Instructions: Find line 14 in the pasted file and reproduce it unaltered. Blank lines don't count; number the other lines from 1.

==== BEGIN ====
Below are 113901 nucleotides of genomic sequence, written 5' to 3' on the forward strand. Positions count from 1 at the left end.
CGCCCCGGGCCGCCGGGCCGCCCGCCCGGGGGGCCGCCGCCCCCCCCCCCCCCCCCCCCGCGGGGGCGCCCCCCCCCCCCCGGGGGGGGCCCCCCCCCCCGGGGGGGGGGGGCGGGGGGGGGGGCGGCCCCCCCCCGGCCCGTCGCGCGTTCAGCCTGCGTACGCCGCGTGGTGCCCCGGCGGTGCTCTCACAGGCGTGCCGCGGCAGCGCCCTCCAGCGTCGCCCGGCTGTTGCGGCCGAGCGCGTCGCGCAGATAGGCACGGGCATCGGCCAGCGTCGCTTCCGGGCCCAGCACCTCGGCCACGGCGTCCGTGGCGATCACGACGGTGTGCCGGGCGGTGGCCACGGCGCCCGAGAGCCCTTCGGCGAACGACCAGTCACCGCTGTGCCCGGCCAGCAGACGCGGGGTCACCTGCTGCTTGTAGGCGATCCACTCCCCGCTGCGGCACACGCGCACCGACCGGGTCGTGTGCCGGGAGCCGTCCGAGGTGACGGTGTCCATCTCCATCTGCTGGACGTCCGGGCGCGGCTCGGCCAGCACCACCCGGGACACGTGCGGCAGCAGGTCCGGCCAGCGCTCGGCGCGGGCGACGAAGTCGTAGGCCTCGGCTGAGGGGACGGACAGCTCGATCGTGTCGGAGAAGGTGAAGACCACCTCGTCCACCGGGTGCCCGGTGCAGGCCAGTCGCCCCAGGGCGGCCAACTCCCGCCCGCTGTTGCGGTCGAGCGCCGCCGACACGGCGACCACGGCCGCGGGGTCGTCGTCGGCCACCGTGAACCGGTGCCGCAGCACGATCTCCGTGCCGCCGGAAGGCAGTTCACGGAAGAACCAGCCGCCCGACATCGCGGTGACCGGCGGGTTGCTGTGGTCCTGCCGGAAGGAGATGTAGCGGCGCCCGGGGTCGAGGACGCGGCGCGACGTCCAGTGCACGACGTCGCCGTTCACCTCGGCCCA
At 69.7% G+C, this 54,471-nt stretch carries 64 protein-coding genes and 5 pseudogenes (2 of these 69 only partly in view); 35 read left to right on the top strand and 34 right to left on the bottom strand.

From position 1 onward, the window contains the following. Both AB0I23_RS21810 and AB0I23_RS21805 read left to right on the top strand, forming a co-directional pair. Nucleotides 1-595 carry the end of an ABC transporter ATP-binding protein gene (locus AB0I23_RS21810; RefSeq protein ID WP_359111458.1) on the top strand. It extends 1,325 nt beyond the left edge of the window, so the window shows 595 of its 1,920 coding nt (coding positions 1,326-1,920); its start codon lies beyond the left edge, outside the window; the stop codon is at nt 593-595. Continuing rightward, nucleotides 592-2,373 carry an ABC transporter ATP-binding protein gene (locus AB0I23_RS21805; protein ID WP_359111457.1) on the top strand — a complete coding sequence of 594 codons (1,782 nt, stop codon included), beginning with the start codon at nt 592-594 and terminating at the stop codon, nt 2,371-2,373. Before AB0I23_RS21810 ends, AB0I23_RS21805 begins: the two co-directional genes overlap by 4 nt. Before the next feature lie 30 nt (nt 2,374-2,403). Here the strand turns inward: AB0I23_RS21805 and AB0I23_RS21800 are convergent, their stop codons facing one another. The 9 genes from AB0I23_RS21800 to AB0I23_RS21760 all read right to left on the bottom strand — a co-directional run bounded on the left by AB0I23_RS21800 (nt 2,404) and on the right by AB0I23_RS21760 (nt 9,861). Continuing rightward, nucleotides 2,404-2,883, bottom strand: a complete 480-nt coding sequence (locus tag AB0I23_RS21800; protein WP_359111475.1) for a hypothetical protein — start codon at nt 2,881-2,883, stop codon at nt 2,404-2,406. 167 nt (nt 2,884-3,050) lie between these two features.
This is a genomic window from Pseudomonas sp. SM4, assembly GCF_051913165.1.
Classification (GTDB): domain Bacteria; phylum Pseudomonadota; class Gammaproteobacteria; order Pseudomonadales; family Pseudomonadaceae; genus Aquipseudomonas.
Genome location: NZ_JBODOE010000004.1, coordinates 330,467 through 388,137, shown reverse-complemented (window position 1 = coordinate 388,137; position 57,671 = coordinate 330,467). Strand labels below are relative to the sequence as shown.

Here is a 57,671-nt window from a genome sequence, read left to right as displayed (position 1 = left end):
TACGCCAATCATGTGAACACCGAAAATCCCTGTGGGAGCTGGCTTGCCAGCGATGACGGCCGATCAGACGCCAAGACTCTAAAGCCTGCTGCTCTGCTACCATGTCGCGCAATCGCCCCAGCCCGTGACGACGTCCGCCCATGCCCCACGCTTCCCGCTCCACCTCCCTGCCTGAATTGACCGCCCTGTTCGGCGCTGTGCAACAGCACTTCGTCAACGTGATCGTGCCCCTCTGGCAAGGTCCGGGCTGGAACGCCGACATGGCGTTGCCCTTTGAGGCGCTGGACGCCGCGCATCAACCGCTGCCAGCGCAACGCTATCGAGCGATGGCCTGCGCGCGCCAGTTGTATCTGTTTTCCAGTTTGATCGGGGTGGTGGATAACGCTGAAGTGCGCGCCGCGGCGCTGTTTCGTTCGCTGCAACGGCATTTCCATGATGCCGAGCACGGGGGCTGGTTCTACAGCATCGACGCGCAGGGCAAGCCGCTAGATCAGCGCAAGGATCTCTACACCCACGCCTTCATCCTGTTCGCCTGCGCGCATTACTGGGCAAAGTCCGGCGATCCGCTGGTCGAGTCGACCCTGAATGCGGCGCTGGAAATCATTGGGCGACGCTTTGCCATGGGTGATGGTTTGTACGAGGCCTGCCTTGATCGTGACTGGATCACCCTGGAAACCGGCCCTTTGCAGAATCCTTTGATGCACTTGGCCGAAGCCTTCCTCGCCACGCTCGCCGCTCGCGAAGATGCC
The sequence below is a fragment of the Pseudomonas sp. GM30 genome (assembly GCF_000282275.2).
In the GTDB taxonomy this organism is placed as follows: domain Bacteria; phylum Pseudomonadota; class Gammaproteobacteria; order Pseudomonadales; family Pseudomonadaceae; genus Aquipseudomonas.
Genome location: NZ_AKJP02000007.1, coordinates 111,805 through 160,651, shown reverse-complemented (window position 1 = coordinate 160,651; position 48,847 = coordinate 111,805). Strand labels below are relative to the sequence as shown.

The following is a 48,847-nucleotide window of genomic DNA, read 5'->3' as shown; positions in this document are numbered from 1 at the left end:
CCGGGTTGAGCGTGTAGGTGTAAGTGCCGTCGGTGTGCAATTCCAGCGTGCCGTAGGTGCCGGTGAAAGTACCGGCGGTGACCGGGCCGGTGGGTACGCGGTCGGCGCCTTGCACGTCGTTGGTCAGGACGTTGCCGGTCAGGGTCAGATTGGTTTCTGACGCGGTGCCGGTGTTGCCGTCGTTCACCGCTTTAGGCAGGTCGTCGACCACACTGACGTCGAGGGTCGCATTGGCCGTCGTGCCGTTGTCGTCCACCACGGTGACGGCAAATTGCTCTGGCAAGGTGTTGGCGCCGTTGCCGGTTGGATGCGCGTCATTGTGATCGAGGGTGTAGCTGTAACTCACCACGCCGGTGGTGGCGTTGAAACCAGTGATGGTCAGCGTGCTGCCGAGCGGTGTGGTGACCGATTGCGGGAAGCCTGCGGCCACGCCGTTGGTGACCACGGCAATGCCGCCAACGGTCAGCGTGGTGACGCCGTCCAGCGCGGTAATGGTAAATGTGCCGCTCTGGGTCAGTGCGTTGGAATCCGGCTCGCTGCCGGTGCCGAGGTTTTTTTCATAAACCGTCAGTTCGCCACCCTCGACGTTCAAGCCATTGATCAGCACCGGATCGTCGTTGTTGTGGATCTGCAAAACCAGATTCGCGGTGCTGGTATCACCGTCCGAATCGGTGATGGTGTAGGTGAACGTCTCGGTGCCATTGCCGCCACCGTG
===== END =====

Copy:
CCGGGTTGAGCGTGTAGGTGTAAGTGCCGTCGGTGTGCAATTCCAGCGTGCCGTAGGTGCCGGTGAAAGTACCGGCGGTGACCGGGCCGGTGGGTACGCGGTCGGCGCCTTGCACGTCGTTGGTCAGGACGTTGCCGGTCAGGGTCAGATTGGTTTCTGACGCGGTGCCGGTGTTGCCGTCGTTCACCGCTTTAGGCAGGTCGTCGACCACACTGACGTCGAGGGTCGCATTGGCCGTCGTGCCGTTGTCGTCCACCACGGTGACGGCAAATTGCTCTGGCAAGGTGTTGGCGCCGTTGCCGGTTGGATGCGCGTCATTGTGATCGAGGGTGTAGCTGTAACTCACCACGCCGGTGGTGGCGTTGAAACCAGTGATGGTCAGCGTGCTGCCGAGCGGTGTGGTGACCGATTGCGGGAAGCCTGCGGCCACGCCGTTGGTGACCACGGCAATGCCGCCAACGGTCAGCGTGGTGACGCCGTCCAGCGCGGTAATGGTAAATGTGCCGCTCTGGGTCAGTGCGTTGGAATCCGGCTCGCTGCCGGTGCCGAGGTTTTTTTCATAAACCGTCAGTTCGCCACCCTCGACGTTCAAGCCATTGATCAGCACCGGATCGTCGTTGTTGTGGATCTGCAAAACCAGATTCGCGGTGCTGGTATCACCGTCCGAATCGGTGATGGTGTAGGTGAACGTCTCGGTGCCATTGCCGCCACCGTG